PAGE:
100 – we finally got it!
2009-10-07 21:33:52.000 – Ryan Knapp, Staff Meteorologist
It had been 167 days since we saw a similar chart
167! No, I am not exclaiming that because we reached that wind speed. I am exclaiming that because that is the number of days that have passed since a wind gust over 100 mph passed over the summit. That is more than a third of the year and just shy of being over half the year without the sight of a wind over the century mark. That is a long time on the summit but sort of not that surprising. The summer months tend to be less windy than our winter months but I had no idea how long it had been until I looked back today that our last 100 mph gust occurred all the way back on April 23, 2009. A long time no doubt but something our two shifts were vying for.
When I left home this morning, I was eagerly waiting to return to the summit to see the snow and rime that has coated the summit since we departed on September 30th. The leaves are starting to fall at home and are peaking in the notch passing their prime at about 2500 feet. As we climbed the summit this morning past the vibrant colors of the north, past the remaining leaves at lower elevations, past tree-line and finally the rime line from the past night, it just felt right. And I won’t lie, I was a bit jealous my last week off to see the summit getting its first inch of snow for what marks our usual start of the “winter months”. In past comments, we have wrote about how there is a “good weather shift” and a “bad weather shift” and it seemed like before today, my shift had landed on the good weather shift. Warm temperatures, fog-less skies, and low winds are good weather for hikers this time of year but as a meteorologist, I wanted the bad weather marked by high winds, low visibility and ice pellet facial scrubs.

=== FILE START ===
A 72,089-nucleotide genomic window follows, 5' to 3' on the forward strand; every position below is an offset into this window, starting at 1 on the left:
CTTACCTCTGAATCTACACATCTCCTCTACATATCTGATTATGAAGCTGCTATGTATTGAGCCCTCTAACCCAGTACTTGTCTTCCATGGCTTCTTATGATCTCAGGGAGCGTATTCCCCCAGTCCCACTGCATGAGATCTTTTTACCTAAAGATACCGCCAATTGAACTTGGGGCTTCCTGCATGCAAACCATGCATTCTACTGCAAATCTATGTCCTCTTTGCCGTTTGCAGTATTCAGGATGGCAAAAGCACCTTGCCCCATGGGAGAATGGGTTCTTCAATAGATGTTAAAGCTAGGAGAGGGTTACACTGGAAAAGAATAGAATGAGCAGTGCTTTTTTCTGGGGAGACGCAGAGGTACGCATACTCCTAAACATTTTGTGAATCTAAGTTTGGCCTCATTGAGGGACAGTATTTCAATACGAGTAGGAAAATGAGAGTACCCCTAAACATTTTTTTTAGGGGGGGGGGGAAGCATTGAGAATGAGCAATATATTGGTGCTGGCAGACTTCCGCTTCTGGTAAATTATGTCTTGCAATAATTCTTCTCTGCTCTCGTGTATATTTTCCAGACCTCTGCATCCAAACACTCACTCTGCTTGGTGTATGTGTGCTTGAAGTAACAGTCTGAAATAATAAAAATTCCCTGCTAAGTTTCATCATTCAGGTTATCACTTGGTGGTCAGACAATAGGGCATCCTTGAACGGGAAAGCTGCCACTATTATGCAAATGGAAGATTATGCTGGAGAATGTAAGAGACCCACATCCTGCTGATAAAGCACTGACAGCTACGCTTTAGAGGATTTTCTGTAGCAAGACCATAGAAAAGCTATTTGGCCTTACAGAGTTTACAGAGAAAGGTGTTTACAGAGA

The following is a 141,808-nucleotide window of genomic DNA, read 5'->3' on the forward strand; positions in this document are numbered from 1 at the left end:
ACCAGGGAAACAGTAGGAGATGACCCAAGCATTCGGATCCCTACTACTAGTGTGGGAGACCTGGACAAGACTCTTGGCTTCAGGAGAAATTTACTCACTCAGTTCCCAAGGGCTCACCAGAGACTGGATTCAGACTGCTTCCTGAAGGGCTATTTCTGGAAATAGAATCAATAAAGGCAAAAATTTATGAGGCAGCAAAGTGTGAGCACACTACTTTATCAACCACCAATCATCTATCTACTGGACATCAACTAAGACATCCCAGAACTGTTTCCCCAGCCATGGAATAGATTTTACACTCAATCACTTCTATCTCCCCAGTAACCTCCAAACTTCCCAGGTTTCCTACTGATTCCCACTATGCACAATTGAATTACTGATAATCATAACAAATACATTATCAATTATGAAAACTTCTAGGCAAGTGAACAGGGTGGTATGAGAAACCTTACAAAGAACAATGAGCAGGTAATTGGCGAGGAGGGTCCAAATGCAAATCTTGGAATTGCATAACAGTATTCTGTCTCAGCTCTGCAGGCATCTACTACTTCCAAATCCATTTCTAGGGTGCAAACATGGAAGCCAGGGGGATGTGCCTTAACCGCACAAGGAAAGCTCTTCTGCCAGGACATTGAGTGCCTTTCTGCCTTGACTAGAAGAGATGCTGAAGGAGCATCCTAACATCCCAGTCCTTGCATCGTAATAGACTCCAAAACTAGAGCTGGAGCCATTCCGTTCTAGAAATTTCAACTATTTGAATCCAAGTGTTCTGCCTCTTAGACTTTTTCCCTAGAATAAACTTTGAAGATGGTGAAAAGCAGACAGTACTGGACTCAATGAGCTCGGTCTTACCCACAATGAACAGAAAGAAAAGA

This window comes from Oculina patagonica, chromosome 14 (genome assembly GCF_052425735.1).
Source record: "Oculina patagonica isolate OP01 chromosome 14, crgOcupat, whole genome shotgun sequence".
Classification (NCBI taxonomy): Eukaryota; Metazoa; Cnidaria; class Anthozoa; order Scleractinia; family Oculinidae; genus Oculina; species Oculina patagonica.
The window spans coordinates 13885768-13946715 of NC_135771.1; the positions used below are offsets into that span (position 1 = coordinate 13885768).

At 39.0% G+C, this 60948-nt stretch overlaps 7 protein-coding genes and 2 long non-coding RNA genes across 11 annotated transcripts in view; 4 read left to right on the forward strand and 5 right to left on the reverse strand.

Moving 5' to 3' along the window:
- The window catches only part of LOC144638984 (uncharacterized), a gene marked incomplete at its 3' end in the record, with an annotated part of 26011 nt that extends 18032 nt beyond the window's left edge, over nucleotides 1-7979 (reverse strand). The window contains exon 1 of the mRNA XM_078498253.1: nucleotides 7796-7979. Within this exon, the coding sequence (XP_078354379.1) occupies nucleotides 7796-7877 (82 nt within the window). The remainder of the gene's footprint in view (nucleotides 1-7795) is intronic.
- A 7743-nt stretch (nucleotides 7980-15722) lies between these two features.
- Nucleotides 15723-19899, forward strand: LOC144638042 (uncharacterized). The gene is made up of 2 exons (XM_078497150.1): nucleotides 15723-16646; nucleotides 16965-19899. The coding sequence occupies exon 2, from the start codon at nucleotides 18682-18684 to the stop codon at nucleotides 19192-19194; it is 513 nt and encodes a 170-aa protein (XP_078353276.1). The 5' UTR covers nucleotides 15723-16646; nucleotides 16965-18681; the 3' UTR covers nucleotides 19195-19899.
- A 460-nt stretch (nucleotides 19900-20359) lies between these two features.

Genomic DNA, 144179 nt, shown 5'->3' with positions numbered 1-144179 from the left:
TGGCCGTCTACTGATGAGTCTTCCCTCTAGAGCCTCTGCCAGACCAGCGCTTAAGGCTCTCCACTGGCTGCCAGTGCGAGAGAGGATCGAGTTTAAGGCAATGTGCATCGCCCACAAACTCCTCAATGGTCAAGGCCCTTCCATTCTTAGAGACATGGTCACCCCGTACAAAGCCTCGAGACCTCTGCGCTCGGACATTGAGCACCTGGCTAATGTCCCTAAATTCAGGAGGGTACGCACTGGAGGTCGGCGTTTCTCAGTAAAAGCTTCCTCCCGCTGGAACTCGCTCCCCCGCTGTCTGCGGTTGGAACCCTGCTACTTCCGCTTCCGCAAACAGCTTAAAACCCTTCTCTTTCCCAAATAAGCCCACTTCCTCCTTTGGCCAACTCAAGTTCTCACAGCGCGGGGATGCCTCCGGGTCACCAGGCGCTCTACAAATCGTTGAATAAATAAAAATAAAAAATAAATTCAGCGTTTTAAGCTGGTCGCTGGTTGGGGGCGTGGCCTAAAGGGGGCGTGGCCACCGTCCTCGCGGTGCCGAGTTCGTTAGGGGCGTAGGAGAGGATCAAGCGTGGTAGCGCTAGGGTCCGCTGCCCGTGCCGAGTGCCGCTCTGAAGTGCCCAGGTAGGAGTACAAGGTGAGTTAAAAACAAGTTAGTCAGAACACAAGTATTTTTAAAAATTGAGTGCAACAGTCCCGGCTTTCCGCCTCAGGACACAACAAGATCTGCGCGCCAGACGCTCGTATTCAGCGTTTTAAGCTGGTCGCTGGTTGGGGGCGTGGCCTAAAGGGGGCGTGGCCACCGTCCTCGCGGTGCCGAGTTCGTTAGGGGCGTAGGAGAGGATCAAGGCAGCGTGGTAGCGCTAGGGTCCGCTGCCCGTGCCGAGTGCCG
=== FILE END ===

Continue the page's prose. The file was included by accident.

As I woke up this afternoon for my shift, the bad weather finally arrived as I was met by climbing winds, plenty of ice pellets and the high winds I had been wanting (we even had a thunderstorm earlier in the day). And as of this writing, we have reached 101 mph, the highest wind gust, like I said earlier, since April. So the other shift may have received the first snow of the season but my shift reached the century mark first this season. A bragging right that the other shift was hoping for so much that Stacey called this evening to tell me of her and her housemates jealousy. But just like fishing with my dad and his friends, there are three “prizes” to aim for: first, biggest, and most. So this season, we may have been “first” but biggest and most are still up for grabs. And with the summit averaging hurricane force winds (winds over 73 mph) one out of every two days in the winter and winds over 100 mph one out of every four days, it won’t be until next summer that we know which shift claims the other two bragging rights for the year. So now we just have to play the waiting game…
Ryan Knapp, Staff Meteorologist